Headland zigs the story when viewers might expect the script to zag, creating genuine tension in the last act that Jake and Lainey might not end up together, especially when he starts a relationship with his likeable but tough-minded boss, Paula (Amanda Peet, in fine form) and Lainey forges plans to leave town.
But if the film fulfills its duty by providing emotionally the romcom equivalent of a money shot, it delays the gratification in interesting ways. And even if the supporting characters are stock types for the genre — the gently bickering married couple (Jason Mantzoukas and Andrea Savage) who look on smilingly, the zinger-dispensing gay best friend (Natasha Lyonne) — they’re well drawn enough to add heft and credibility to the film’s overall smart-mouthed, New York sophisticate milieu.
As if aware that no modern comedy can be complete without buzz-generating shock-tactic set pieces, Headland and the cast come up trumps in a scene where Jake shows Lainey how to masturbate using and empty tea bottle and again later where Lainey teaches some seven-year-olds how to dance while off her head on ecstasy. Elsewhere, some might find a brisk scene where one of Jake’s one-night stands (Anna Margaret Hollyman) bombards him with increasingly passive-aggressive (and then just aggressive) text messages even more sharply observed.
Visually, the film is professionally assembled but lacking in distinctive texture, and it’s not above resorting to shamefully hokey devices to generate romantic atmosphere, such as a magic-hour boat ride down the river. The eclectic indie- and folk-inflected soundtrack choices, however, have more hip credibility and often underscore or provide counterpoint in interesting ways, particularly in a scene where Jake and Lainey lie chastely in bed and declare they love each other “for free” while a haunting, rhythmic instrumental track plays in the background. It’s possibly the film’s sweetest and oddest moment, and striking enough to make one wish it had more of the same.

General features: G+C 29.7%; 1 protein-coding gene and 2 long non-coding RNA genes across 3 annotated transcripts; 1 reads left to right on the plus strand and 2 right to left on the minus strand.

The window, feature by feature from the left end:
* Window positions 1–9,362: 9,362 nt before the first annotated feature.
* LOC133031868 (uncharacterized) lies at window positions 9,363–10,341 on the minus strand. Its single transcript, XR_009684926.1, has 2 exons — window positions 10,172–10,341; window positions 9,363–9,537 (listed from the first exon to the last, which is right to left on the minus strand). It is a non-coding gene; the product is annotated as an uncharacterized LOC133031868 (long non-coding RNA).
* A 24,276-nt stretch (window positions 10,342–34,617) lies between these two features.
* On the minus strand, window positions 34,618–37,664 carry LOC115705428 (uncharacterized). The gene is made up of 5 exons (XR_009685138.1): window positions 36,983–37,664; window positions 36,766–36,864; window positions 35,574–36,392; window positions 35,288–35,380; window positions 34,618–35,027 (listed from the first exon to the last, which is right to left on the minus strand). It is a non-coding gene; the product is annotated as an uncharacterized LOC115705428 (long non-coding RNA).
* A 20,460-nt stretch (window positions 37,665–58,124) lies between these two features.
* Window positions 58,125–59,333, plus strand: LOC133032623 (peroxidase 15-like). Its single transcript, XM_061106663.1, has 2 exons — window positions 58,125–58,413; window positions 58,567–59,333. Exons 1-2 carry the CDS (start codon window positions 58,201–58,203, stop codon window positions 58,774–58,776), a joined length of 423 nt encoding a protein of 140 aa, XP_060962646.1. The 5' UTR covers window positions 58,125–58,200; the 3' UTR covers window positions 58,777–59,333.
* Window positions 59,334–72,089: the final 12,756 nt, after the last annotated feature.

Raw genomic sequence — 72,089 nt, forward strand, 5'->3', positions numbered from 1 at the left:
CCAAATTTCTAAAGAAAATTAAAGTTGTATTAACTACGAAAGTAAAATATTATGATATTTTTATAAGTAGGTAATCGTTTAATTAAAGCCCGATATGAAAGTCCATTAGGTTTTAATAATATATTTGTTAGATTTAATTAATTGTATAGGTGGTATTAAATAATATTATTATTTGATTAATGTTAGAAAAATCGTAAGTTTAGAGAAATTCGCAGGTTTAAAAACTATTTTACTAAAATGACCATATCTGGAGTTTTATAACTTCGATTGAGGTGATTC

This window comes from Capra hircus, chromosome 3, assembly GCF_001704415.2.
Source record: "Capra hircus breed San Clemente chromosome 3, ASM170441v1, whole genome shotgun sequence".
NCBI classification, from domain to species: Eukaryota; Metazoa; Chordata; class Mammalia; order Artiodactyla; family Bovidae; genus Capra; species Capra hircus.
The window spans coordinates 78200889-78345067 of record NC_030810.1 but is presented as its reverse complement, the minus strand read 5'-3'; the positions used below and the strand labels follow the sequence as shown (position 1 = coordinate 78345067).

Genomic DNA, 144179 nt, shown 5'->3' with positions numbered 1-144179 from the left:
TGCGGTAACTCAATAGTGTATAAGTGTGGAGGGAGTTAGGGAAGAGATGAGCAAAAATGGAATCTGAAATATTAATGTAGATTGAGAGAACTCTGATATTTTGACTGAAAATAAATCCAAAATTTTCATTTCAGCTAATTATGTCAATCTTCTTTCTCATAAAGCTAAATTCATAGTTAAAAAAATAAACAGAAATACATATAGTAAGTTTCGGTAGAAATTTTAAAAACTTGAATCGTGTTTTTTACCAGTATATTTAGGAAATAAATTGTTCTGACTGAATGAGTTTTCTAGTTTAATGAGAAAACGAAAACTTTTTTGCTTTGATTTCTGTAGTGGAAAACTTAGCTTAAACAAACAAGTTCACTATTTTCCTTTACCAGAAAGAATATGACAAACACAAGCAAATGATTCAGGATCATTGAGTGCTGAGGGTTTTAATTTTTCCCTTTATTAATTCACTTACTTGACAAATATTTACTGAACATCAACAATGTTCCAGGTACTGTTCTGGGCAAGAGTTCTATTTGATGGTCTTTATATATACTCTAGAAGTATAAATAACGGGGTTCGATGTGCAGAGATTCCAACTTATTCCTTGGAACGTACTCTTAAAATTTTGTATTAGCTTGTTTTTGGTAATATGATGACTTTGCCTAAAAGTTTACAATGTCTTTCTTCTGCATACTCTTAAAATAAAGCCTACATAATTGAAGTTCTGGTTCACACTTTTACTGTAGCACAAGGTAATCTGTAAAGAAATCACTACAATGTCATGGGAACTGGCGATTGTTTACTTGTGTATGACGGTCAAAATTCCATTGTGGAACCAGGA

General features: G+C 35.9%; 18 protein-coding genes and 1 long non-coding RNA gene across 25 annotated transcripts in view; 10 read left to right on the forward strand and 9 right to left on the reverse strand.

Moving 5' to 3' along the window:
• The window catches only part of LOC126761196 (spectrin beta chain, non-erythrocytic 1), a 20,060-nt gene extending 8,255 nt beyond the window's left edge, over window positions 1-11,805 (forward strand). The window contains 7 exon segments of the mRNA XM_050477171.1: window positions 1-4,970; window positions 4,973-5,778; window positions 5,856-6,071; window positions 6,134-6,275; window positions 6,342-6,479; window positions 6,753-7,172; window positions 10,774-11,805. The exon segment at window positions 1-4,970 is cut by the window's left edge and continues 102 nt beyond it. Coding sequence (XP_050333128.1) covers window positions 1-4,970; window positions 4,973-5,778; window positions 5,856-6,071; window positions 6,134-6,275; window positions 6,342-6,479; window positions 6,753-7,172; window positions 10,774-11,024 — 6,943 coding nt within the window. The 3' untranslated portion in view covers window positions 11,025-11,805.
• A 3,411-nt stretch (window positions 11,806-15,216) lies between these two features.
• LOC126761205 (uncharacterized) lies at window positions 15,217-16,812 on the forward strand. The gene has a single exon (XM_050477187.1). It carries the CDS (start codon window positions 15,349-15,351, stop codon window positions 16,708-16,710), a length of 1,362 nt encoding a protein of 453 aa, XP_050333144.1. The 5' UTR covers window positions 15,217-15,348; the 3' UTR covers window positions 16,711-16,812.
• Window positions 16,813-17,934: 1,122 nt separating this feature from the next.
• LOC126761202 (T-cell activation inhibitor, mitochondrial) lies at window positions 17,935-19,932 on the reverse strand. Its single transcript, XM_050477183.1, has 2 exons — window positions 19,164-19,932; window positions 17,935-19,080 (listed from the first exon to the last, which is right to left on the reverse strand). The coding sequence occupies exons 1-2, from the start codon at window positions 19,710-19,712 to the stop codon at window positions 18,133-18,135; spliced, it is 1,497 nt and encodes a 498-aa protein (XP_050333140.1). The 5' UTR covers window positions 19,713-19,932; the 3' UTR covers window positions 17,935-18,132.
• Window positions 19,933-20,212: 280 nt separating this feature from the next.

Production companies: A Sidney Kimmel Entertainment, Gloria Sanchez Productions presentation of a Gloria Sanchez Production
Cast: Jason Sudeikis, Alison Brie, Adam Scott, Jason Mantzoukas, Natasha Lyonne, Katherine Waterston, Adam Brody, Amanda Peet, Marc Blucas, Andrea Savage
Director/screenwriter: Leslye Headland
Producers: Sidney Kimmel, Jessica Elbaum, Adam McKay, Will Ferrell
Executive producers: Jim Tauber, Carla Hacken, Matt Berenson, Bruce Toll
Director of photography: Ben Kutchins
Production designer: Amy Williams
Costume designer: Leah Katznelson
Editor: Paul Frank
Music: Andrew Feltenstein, John Nau
Casting: Jennifer Euston, Emer O’Callaghan
Sales: IM Global
No rating, 92 minutes